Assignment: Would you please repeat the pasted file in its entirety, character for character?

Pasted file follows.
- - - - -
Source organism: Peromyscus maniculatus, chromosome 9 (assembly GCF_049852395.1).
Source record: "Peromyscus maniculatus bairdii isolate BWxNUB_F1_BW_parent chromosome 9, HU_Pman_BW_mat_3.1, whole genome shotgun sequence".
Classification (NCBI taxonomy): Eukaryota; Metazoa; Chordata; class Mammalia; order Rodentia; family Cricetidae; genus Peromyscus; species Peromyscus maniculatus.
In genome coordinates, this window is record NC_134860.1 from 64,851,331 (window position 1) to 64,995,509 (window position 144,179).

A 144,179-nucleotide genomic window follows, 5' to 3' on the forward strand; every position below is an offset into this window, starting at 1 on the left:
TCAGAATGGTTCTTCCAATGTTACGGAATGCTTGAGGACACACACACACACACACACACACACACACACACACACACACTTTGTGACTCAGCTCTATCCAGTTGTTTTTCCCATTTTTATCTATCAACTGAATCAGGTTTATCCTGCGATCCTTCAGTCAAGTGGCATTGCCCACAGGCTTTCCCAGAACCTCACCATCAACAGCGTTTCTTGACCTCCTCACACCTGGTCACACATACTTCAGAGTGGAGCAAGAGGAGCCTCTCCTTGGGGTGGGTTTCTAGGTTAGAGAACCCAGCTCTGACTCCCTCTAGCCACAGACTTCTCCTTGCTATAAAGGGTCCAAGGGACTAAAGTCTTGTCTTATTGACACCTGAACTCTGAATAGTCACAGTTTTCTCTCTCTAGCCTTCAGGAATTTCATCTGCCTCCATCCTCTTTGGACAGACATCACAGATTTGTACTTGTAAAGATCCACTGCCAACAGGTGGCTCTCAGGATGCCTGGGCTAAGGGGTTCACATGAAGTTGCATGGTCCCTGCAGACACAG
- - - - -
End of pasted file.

Source organism: Peromyscus maniculatus, chromosome 9 (assembly GCF_049852395.1).
Source record: "Peromyscus maniculatus bairdii isolate BWxNUB_F1_BW_parent chromosome 9, HU_Pman_BW_mat_3.1, whole genome shotgun sequence".
Classification (NCBI taxonomy): Eukaryota; Metazoa; Chordata; class Mammalia; order Rodentia; family Cricetidae; genus Peromyscus; species Peromyscus maniculatus.
In genome coordinates, this window is record NC_134860.1 from 64,851,331 (window position 1) to 64,995,509 (window position 144,179).

A 144,179-nucleotide genomic window follows, 5' to 3' on the forward strand; every position below is an offset into this window, starting at 1 on the left:
TCAGAATGGTTCTTCCAATGTTACGGAATGCTTGAGGACACACACACACACACACACACACACACACACACACACACACTTTGTGACTCAGCTCTATCCAGTTGTTTTTCCCATTTTTATCTATCAACTGAATCAGGTTTATCCTGCGATCCTTCAGTCAAGTGGCATTGCCCACAGGCTTTCCCAGAACCTCACCATCAACAGCGTTTCTTGACCTCCTCACACCTGGTCACACATACTTCAGAGTGGAGCAAGAGGAGCCTCTCCTTGGGGTGGGTTTCTAGGTTAGAGAACCCAGCTCTGACTCCCTCTAGCCACAGACTTCTCCTTGCTATAAAGGGTCCAAGGGACTAAAGTCTTGTCTTATTGACACCTGAACTCTGAATAGTCACAGTTTTCTCTCTCTAGCCTTCAGGAATTTCATCTGCCTCCATCCTCTTTGGACAGACATCACAGATTTGTACTTGTAAAGATCCACTGCCAACAGGTGGCTCTCAGGATGCCTGGGCTAAGGGGTTCACATGAAGTTGCATGGTCCCTGCAGACACAG